“Delivering a Connected Digital Experience”: Faylene Bell with Nvidia (Video + Transcript)

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Sukrutha Bhadouria: Faylene is Director of digital marketing platform operations at NVIDIA. She provides global leadership on web technology, e-commerce, personalization, and new digital experiences. Faylene worked with the leading corporations, such as AT&T, Digitas, American Express, American Cancer Society, and much, much more.

Sukrutha Bhadouria: Welcome, Faylene.

Faylene Bell: I am trying to tee this up, so hopefully you all can hear me okay and see me.

Sukrutha Bhadouria: Yes.

Faylene Bell: Alrighty. So that was awesome. I enjoyed Anu’s motivational speak. It was about self-care, strengths, paying it forward. I was like, “Yeah! That’s awesome.”

Faylene Bell: I’m going to actually do a little pivot and talk a little bit about marketing and some digital marketing best practices.

Faylene Bell: So a little bit about me and who I am and why I’m here. I’m actually Faylene Bell. And I work for a company called NVIDIA. We are known very much in the PC gaming space. We also do quite a bit when it comes to high powered computers, and I am a director of digital marketing platform operations. And you’re like, “What is that?”

Faylene Bell: So when you think about nvidia.com, our digital marketing footprint from a website perspective, I’m responsible for the operations behind that, keeping our site up and running, efficient, smooth sailing, 24-7. So that’s my role here at NVIDIA.

Faylene Bell: I have many years of experience in marketing, working across many different brands, really working on digital strategies, marketing technology stacks, providing advice, consulting, running campaigns, running results. You name it, I’ve done it.

Faylene Bell: And I have a whole lot of experience to share about lessons learned in the corporate workspace, being an African-American woman in a male-dominated world. But that’s another talk. Today, I’m going to kind of focus on the marketing aspect and some tips and suggestions that I’ve picked up along the way.

Faylene Bell: I got my credentials in marketing way back when, and as I’ve mentioned, I’ve worked at some large brands. I’ve had really the benefit of living in multiple cities across the US. I’ve spent some time in New York. I worked at American Express. I started my career off in Chicago. I was in Atlanta, most recently. Worked at AT&T, American Cancer Society, a digital agency, and now I’m here at NVIDIA, and I’ve been here in the San Francisco Bay Area for two years now. Been married almost 19 years, and I have two teenagers. So that’s a little bit about me and my background.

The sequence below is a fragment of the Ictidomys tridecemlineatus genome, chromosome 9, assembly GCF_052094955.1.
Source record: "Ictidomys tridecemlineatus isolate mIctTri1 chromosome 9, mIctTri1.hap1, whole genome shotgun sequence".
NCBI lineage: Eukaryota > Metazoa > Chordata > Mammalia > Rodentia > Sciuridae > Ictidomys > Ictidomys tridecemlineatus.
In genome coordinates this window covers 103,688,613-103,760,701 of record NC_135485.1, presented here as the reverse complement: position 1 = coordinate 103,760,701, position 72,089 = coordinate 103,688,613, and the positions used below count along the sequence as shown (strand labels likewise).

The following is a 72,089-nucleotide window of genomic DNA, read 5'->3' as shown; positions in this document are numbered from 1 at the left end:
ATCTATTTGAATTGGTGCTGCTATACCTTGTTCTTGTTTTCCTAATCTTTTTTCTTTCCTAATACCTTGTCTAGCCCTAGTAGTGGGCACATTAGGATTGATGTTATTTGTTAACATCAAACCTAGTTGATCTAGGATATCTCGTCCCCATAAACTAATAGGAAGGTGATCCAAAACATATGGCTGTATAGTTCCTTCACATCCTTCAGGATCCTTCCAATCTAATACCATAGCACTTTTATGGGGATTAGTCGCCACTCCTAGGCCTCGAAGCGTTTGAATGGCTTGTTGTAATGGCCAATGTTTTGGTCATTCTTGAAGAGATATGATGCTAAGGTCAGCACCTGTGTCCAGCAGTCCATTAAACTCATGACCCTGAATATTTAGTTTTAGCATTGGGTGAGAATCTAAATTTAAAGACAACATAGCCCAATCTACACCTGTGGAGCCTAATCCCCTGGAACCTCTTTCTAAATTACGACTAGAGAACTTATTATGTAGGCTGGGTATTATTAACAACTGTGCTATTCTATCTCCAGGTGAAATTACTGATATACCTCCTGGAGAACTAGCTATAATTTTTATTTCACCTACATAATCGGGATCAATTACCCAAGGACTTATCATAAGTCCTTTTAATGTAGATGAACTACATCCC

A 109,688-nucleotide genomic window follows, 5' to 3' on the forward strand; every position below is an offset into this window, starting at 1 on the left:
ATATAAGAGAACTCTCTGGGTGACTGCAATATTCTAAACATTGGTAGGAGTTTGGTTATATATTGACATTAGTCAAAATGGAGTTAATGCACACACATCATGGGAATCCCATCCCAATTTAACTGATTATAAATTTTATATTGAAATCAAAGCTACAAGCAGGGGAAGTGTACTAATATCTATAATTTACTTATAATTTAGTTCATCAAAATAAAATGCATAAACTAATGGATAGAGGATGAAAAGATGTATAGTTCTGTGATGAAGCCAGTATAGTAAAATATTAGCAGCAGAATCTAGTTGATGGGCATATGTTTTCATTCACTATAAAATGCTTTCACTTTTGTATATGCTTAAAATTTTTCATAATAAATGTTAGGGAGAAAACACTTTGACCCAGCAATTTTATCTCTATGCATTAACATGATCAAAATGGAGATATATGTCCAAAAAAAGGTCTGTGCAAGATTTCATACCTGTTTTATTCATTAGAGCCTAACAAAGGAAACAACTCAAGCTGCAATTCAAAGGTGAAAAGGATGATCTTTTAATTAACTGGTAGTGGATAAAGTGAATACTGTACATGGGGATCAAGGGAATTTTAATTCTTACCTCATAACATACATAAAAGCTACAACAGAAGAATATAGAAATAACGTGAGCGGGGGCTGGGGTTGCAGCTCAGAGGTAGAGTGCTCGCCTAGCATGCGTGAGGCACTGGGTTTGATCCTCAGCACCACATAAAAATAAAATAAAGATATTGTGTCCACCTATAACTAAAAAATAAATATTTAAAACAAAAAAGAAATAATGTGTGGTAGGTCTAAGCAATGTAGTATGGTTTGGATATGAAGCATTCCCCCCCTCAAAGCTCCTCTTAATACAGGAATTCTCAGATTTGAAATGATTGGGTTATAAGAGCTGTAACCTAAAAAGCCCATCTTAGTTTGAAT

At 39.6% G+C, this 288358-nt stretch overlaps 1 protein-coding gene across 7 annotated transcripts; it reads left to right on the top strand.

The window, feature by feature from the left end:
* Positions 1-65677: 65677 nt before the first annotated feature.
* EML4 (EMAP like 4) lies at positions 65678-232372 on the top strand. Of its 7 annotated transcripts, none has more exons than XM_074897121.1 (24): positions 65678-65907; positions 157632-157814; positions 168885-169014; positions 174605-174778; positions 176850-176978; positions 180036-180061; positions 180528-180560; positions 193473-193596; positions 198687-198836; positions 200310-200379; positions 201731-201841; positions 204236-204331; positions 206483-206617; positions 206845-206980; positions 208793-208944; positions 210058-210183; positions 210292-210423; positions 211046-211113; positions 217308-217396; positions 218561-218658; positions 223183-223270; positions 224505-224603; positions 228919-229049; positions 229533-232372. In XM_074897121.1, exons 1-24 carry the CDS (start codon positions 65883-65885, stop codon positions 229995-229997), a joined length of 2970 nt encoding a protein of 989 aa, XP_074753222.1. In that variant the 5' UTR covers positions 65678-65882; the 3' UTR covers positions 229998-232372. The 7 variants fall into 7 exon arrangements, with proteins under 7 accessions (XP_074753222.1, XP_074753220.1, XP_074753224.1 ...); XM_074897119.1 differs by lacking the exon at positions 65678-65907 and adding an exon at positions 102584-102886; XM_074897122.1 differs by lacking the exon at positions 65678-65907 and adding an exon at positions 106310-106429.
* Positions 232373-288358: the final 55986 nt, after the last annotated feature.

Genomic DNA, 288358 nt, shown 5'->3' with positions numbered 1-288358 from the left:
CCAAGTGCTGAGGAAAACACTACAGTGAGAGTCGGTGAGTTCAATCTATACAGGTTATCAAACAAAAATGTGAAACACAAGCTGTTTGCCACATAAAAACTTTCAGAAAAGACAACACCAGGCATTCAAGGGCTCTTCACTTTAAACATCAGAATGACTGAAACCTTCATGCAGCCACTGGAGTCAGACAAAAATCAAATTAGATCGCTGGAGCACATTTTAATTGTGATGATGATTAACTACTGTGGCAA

Faylene Bell: So I’m going to kind of talk about the topics that I’m going to share today. One, I want to just share more about what is the optimal digital journey from a customer perspective and some best practices and tips and suggestions to align your strategies and then also sprinkle in some industry examples.

Faylene Bell: So McKinsey & Company did this study and released this. And this is probably not new news to many of you because we’re still in a pandemic, even though the vaccinations are out there, and I’m ready to raise my hand and get mine. Really, a lot of companies are still trying to accelerate how fast they should go as part of this digital transformation. How can they take their brick and mortar approach and strategy, make sure it’s online and just be there for customers across all different types of platforms and channels.

Faylene Bell: The one thing I can say is some of the companies who haven’t really focused on this as a strategy for the last couple of years, they’re scrambling. And so they’re also having to figure out how to prioritize all of this work and make this shift. So it was really important to have a strategy in place because you are up against time. You probably have limited resources. So if you’re not necessarily in the digital space, you probably are feeling a lot more constraints than other industries that have always been focusing on a digital platform strategy.

Faylene Bell: Fortunately, I’ve always been in the digital marketing space, so I was probably ahead of my time way back when, and I’ve enjoyed the reaped benefits of us being in this virtual environment because I’ve been busy as ever and being able to push a lot more.

Faylene Bell: So what is the optimal digital customer experience? It’s really about five key pillars that I’ll talk about.

Faylene Bell: One, I think you need to make sure you have a scalable and a fluid web platform. You also need to make sure customer navigation is seamless. No friction. Have a very easy purchasing journey, dynamic and digestible content, and top notch customer service.

Faylene Bell: Getting background noise from somebody on the panel. Hopefully, they mute it. It’s hard with digital, and I can’t see you all.

Faylene Bell: So those are five pillars that I feel really encompass the optimal digital customer journey.

Faylene Bell: So first, I want to talk about web development. Prioritizing your website design and development is key, and it’s really the foundation of anything when you think about digital marketing, digital strategies, having a digital presence. Mobile-first design, no brainer, but you’d be surprised how many brands still build templates, websites, experiences with a desktop mentality first.